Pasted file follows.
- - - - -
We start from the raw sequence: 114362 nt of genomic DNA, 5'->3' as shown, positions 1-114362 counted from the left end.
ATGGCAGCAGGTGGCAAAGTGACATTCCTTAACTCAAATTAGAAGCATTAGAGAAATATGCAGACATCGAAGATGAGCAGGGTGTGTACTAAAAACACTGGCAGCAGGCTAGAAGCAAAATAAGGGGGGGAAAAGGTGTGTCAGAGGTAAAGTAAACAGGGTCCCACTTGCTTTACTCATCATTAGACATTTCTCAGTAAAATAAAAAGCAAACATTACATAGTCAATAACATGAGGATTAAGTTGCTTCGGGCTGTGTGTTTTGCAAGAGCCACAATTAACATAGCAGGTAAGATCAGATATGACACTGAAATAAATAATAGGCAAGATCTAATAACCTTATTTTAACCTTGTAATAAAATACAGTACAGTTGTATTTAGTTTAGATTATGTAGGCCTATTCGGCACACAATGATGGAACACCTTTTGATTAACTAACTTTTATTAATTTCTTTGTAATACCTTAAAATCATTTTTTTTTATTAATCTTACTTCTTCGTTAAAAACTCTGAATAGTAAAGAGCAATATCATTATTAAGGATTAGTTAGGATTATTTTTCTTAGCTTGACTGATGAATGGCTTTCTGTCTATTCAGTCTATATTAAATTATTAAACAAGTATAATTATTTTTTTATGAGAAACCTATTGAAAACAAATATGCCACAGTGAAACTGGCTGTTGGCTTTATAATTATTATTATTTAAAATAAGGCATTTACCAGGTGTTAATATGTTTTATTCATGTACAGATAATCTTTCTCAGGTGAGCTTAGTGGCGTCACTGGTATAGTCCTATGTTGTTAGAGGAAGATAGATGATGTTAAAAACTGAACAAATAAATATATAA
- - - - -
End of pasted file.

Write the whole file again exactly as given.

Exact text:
We start from the raw sequence: 114362 nt of genomic DNA, 5'->3' as shown, positions 1-114362 counted from the left end.
ATGGCAGCAGGTGGCAAAGTGACATTCCTTAACTCAAATTAGAAGCATTAGAGAAATATGCAGACATCGAAGATGAGCAGGGTGTGTACTAAAAACACTGGCAGCAGGCTAGAAGCAAAATAAGGGGGGGAAAAGGTGTGTCAGAGGTAAAGTAAACAGGGTCCCACTTGCTTTACTCATCATTAGACATTTCTCAGTAAAATAAAAAGCAAACATTACATAGTCAATAACATGAGGATTAAGTTGCTTCGGGCTGTGTGTTTTGCAAGAGCCACAATTAACATAGCAGGTAAGATCAGATATGACACTGAAATAAATAATAGGCAAGATCTAATAACCTTATTTTAACCTTGTAATAAAATACAGTACAGTTGTATTTAGTTTAGATTATGTAGGCCTATTCGGCACACAATGATGGAACACCTTTTGATTAACTAACTTTTATTAATTTCTTTGTAATACCTTAAAATCATTTTTTTTTATTAATCTTACTTCTTCGTTAAAAACTCTGAATAGTAAAGAGCAATATCATTATTAAGGATTAGTTAGGATTATTTTTCTTAGCTTGACTGATGAATGGCTTTCTGTCTATTCAGTCTATATTAAATTATTAAACAAGTATAATTATTTTTTTATGAGAAACCTATTGAAAACAAATATGCCACAGTGAAACTGGCTGTTGGCTTTATAATTATTATTATTTAAAATAAGGCATTTACCAGGTGTTAATATGTTTTATTCATGTACAGATAATCTTTCTCAGGTGAGCTTAGTGGCGTCACTGGTATAGTCCTATGTTGTTAGAGGAAGATAGATGATGTTAAAAACTGAACAAATAAATATATAA